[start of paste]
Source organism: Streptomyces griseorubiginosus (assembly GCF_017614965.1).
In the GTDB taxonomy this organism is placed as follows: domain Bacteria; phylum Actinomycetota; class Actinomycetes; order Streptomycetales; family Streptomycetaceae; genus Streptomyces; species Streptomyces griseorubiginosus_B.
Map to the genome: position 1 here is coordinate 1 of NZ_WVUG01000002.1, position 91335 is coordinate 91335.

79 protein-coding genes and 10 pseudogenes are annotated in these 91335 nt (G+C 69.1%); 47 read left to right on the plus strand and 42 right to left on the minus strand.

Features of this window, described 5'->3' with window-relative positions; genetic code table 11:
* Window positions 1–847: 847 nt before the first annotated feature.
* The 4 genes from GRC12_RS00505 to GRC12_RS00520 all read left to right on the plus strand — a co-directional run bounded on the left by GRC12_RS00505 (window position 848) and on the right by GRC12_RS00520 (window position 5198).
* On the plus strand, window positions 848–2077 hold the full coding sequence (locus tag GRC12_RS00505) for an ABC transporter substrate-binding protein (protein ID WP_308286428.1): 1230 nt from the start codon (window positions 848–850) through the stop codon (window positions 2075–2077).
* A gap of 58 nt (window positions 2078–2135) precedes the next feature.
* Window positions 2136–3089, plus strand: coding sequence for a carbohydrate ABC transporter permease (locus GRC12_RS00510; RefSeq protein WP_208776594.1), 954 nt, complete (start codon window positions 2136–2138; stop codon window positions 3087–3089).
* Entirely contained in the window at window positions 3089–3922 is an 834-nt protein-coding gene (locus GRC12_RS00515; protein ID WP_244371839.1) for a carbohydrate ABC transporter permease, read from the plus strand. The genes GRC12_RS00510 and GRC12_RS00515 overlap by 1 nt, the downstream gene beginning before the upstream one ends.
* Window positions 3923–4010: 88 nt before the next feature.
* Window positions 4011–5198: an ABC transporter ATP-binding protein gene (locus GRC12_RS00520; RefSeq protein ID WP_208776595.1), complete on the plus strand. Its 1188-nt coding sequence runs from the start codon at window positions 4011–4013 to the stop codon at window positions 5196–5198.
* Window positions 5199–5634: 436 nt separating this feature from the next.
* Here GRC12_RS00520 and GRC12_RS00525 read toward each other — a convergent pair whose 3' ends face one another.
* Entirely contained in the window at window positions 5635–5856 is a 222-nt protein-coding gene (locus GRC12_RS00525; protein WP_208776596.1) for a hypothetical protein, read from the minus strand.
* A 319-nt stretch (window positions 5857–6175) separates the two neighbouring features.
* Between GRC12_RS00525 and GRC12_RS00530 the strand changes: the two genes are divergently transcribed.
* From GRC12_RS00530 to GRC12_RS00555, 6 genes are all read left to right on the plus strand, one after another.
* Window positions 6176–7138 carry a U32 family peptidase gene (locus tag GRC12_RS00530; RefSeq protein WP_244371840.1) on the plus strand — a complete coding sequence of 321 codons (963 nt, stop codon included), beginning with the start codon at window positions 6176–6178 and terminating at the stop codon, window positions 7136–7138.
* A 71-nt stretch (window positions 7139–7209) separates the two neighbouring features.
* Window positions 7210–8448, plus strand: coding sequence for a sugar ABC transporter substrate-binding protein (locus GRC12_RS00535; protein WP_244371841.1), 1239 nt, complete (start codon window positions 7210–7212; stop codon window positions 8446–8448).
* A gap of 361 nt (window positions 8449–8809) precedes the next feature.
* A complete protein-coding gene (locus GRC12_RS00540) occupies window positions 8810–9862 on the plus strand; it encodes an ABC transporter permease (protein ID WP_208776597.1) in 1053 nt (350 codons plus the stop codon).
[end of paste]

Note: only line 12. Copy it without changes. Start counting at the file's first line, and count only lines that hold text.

* Window positions 3923–4010: 88 nt before the next feature.